By Sarah Posner
In my previous post, I noted how Anders Breivik's "demographic warfare" appears to be informed by the American Christian right's hysteria over "demographic winter," citing the work of Kathryn Joyce.
A closer examination reveals another shared belief: the significance of the 1683 Battle of Vienna.
As Mark Juergensmeyer points out in his feature piece for Religious Despatches:
The title of Breivik’s manifesto, which was posted on the internet on that day, is "2083"—the date Breivik suggested would be the culmination of a 70-year war that began with his action. Yet 70 years from 2011 would be 2081; why did he date the final purge of Muslims from Norway to be two years later, in 2083? I found the answer on page 242 of Breivik’s manifesto, where he explains that on 1683 at the Battle of Vienna, the Ottoman Empire’s military was defeated in a protracted struggle, thereby insuring that most of Europe would not become part of the Muslim empire. The date in Breivik's title is the 400th anniversary of that decisive battle, and in Breivik's mind he was re-creating the historic efforts to save Europe from what he imagined to be the evils of Islam.
In a 2008 investigation of the World Congress of Families, Joyce reported:
The fourth conference of the WCF, in Warsaw last May, provided much of the commentary for the Demographic Winter film. And little wonder: besides [Howard Center for Family, Religion, and Society president] Carlson, Family First Foundation's board of directors is composed entirely of WCF leaders and speakers, all of whom gathered in Warsaw's grand Palace of Culture and Science, the old Polish Communist Party headquarters, with more than 3,000 other religious conservatives, to hear predictions about Europe as a sinking ship, a Titanic nearly lost to the repercussions of the sexual revolution. But for the first time in a long time, the "natural family" has a white knight in Europe: brave Poland, the anti-Sweden. Following Pope John Paul II's philosophy that particular countries can change the course of Europe, Poland has been heralded in US profamily literature as the likely salvation of the continent: a heavily Catholic bastion of conservatism amid the gay-friendly EU. Under the leadership of the Kaczynski brothers--extremist twins in office as president and prime minister--the country has shifted far to the right, embracing a social conservatism that aggressively targets gays, Jews, women's rights and foreigners, and that in 2006 went so far as to propose that Jesus be named honorary king of Poland.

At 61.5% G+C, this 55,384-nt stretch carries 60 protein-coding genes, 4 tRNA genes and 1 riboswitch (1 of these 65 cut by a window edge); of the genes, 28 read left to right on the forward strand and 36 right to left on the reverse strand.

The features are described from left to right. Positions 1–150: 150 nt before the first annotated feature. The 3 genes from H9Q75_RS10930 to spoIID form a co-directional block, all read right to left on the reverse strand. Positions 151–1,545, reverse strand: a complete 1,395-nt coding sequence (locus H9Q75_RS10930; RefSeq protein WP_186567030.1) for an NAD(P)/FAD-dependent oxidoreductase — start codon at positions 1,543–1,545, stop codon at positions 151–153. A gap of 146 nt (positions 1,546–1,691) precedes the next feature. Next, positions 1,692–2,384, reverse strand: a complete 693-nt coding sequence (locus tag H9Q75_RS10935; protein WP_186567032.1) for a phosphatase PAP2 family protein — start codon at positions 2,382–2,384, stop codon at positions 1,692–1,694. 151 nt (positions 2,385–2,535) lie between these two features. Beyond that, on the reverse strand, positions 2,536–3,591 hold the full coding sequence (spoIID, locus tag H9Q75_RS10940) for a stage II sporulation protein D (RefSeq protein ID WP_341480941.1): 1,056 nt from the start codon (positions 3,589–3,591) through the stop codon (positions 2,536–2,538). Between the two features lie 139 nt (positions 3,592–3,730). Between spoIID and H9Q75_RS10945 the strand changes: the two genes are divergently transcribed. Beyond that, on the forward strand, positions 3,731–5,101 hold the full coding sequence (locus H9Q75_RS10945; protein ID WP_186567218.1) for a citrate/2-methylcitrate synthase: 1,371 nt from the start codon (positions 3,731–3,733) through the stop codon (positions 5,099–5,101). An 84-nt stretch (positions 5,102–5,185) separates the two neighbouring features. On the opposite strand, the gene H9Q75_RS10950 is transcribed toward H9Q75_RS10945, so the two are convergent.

To Carlson, this proves Poland is "an island of profamily values" amid the tides of "Christo-phobic" "population-control types" who dominate the rest of the continent. Poland, he says, could provide an important counterbalance to European modernity and become a launching point for "a profamily resistance," and thereby "save Europe again": a not-so-coded reference to the Battle of Vienna in 1683, where Polish King John III Sobieski led a "Holy League" army of Christian soldiers against the Ottoman Empire, culminating in a decisive victory for Christendom over the invading Muslim troops. The profamily movement's bald reference to this ancient holy war informs new conservative foot soldiers who see today's immigration conflicts as "a new phase of a very old war." And so the WCF chose Poland as the site of last spring's massing of the troops, drawing thousands of leaders from across the spectrum of religious-right activism: from US evangelical and Catholic nonprofits to Eastern European Catholic and orthodox antiabortion and anti-gay rights groups, to bureaucrats from European, EU and US governments, taking policy notes to bring back home.
The Howard Center and the WCF see themselves as culture warriors against liberalism broadly and the sexual revolution more specifically, protecting America (and the world, for that matter) from forces that would undermine its numbers and its might. For a specific example here at home, the Howard Center has decried family planning, including federal funding for contraception under Title X (which has been under attack by the Republican Party under the guise of "defunding Planned Parenthood) as "the U.S. war on American fertility."
Obviously the WCF isn't advocating massacring people. But "saving Europe again" by evoking the Battle of Vienna is a theme that became the frame for Breivik's manifesto, triggered by the same paranoia that anti-Christian forces seek domination over the continent